Last weekend was a celebration for Joe Paterno — gentleman, Brown graduate and legendary football coach. the reason for the celebrating was that, at age 71, Paterno won his 300th football victory as a head coach, something that only three others have accomplished. Like everything he does, Joe won the majority of his games with an enviable style, pacing the sidelines in his trademark white athletic socks and wale pants with rolled-up cuffs.
I first met Joe Paterno 41 years ago when, as a freshman at Penn State, Paterno was my health professor. Back in 1957, football coaching was not a fulltime job, so coaches were forced to teach as well.
What I remember most about those days is that Paterno would walk into the room, greet the class, and then turn on a projector that seemed cemented to a podium at the front of the room. While we watched yet another health film, Joe and the other coaches would confer among themselves in a corner.
One day, Paterno — then an assistant coach — told the class that he was looking for recruits for the football team and, if we knew of any player anywhere who might be able to help the squad, Joe would visit him personally. What struck me was his unbridled enthusiasm to travel and meet new athletes.
I responded promptly that day after class. At the time my cousin, Joe, weighing in at 350 pounds, played tackle for the Ellwood City Wolverines. I gave his name and address to Paterno and then forgot about it.
Some months later when I went back home for semester break, I ran into Joe who told me the story of how, one night, there was a knock on his parents’ door and some football coach at Penn State tried to recruit him for the team.
“So, what’d you tell him?” I asked.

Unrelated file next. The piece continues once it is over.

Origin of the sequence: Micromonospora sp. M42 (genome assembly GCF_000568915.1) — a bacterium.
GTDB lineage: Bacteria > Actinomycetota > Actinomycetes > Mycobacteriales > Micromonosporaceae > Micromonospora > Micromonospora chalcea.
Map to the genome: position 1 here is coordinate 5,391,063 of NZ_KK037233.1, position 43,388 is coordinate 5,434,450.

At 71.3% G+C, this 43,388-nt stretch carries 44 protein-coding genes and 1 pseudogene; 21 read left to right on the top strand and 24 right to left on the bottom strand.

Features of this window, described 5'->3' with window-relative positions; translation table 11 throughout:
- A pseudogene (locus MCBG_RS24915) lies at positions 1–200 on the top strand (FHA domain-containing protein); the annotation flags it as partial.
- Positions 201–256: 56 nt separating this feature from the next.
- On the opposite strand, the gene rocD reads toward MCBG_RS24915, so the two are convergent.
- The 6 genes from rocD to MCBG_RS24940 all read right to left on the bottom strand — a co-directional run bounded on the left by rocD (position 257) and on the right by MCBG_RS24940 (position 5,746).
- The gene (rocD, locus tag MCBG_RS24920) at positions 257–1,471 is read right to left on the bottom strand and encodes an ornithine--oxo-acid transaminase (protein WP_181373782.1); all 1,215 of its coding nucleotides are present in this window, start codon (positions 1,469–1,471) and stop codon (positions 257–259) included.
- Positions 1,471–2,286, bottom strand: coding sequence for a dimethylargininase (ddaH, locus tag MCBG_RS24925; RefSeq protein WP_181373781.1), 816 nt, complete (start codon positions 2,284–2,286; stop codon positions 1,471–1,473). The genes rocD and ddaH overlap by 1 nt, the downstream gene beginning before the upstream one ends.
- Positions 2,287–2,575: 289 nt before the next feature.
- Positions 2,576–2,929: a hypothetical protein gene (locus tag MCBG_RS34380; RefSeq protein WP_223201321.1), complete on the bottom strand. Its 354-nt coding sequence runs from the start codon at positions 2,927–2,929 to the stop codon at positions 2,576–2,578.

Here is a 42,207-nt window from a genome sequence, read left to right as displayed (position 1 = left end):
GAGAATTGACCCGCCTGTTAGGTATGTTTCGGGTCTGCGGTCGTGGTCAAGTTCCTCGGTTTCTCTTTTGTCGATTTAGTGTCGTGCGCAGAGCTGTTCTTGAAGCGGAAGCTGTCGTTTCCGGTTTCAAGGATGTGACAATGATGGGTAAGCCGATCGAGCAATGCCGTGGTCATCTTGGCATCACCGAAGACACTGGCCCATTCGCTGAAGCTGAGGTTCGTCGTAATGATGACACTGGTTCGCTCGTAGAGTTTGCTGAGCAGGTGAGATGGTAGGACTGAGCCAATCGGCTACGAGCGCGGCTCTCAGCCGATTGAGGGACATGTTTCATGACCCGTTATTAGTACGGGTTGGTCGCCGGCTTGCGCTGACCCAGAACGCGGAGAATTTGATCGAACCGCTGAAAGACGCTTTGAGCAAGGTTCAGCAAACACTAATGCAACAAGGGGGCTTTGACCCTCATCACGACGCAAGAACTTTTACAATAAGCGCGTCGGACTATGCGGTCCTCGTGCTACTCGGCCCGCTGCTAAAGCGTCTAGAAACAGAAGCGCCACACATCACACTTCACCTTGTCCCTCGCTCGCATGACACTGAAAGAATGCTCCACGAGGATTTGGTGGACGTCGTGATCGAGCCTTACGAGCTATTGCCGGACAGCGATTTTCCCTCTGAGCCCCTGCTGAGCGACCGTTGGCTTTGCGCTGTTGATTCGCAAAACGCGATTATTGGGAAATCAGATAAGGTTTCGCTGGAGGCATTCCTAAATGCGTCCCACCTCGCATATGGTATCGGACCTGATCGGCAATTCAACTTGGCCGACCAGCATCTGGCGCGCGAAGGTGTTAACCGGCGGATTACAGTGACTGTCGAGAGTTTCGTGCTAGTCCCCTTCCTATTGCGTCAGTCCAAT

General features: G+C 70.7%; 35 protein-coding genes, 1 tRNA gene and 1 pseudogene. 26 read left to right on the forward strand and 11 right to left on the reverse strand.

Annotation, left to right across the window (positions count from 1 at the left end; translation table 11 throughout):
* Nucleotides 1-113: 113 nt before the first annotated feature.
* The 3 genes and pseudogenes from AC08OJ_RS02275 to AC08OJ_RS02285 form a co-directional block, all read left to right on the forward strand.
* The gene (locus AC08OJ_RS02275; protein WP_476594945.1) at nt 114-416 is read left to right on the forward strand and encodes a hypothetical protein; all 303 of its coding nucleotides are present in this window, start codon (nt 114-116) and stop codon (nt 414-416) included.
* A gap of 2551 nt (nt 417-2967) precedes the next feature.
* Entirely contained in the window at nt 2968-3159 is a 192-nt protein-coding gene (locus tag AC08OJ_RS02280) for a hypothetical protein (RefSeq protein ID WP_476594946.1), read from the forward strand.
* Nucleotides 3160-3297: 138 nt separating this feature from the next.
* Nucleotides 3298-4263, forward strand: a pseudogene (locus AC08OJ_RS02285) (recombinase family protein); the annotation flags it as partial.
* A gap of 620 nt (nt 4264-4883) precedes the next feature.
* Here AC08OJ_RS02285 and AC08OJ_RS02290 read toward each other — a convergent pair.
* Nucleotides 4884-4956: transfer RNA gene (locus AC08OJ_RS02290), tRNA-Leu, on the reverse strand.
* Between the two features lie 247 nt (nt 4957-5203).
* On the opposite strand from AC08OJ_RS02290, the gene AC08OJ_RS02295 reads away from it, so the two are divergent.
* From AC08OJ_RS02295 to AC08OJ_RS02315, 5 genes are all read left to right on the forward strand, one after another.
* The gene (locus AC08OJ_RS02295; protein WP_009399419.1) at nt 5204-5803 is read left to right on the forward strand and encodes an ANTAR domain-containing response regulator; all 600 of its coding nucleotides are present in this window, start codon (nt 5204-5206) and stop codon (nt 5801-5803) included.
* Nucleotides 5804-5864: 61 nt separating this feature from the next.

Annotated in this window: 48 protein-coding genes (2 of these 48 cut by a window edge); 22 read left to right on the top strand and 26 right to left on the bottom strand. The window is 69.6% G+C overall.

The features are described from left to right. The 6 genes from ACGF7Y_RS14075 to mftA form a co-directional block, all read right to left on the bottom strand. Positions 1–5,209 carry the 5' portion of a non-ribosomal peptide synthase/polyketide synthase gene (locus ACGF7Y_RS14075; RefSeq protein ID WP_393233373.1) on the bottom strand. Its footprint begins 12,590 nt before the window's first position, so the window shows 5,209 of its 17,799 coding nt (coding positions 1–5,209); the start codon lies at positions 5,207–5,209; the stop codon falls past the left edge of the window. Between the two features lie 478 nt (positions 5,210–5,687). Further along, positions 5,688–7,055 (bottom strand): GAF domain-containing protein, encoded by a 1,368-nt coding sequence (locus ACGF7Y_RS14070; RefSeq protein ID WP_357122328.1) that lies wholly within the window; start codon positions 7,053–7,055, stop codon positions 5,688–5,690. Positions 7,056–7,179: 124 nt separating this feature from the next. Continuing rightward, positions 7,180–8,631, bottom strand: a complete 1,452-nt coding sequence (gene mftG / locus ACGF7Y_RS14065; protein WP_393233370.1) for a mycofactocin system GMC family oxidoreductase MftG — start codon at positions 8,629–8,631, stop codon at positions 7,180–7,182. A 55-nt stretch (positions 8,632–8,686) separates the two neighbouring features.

Joe said he turned him down. The most important thing to him at the time was marrying a high school sweetheart and settling down.
“You turned down an opportunity to get a free college education at one of the best universities in the country?” I asked, unable or unwilling to believe it.
“Sure,” Joe told me. “I’m not college material.”
Three years later I ran into my cousin at a family reunion. There was a group of people around him and he was telling the story of how this football coach from Penn State had come to his home personally to recruit him. “That coach was Joe Paterno, Joe said, looking up at me with obvious pride. By that time, Paterno had already made a name as a quality coach.
Throughout the coming decades, Joe Paterno has brought distinction to a profession (if you can call it that) otherwise known for brutality and exploitation. His “kids,” as he refers to the players he coaches, have graduated at a rate exceeded only by the athletes at Notre Dame.
While he has earned a nice living off the game, he has donated more than $3 million back to the university. New Englanders will remember the day he turned down an opportunity to coach the Patriots, by saying he was happy where he was and would miss the opportunity to become a positive influence on young people.
I got hooked on Penn State football games too many years ago to count and still follow the team on television, remembering what it was like way back when I was still young and all things were possible.
And Cousin Joe? His marriage ultimately failed and his children ran into trouble with drugs and unwanted babies. Today, he tips the scales at 450 pounds. Unemployed, he lives alone. I don’t see him that much but when I do, he insists on reminding me of that particular autumn night when there was an unexpected knock on his parents’ door.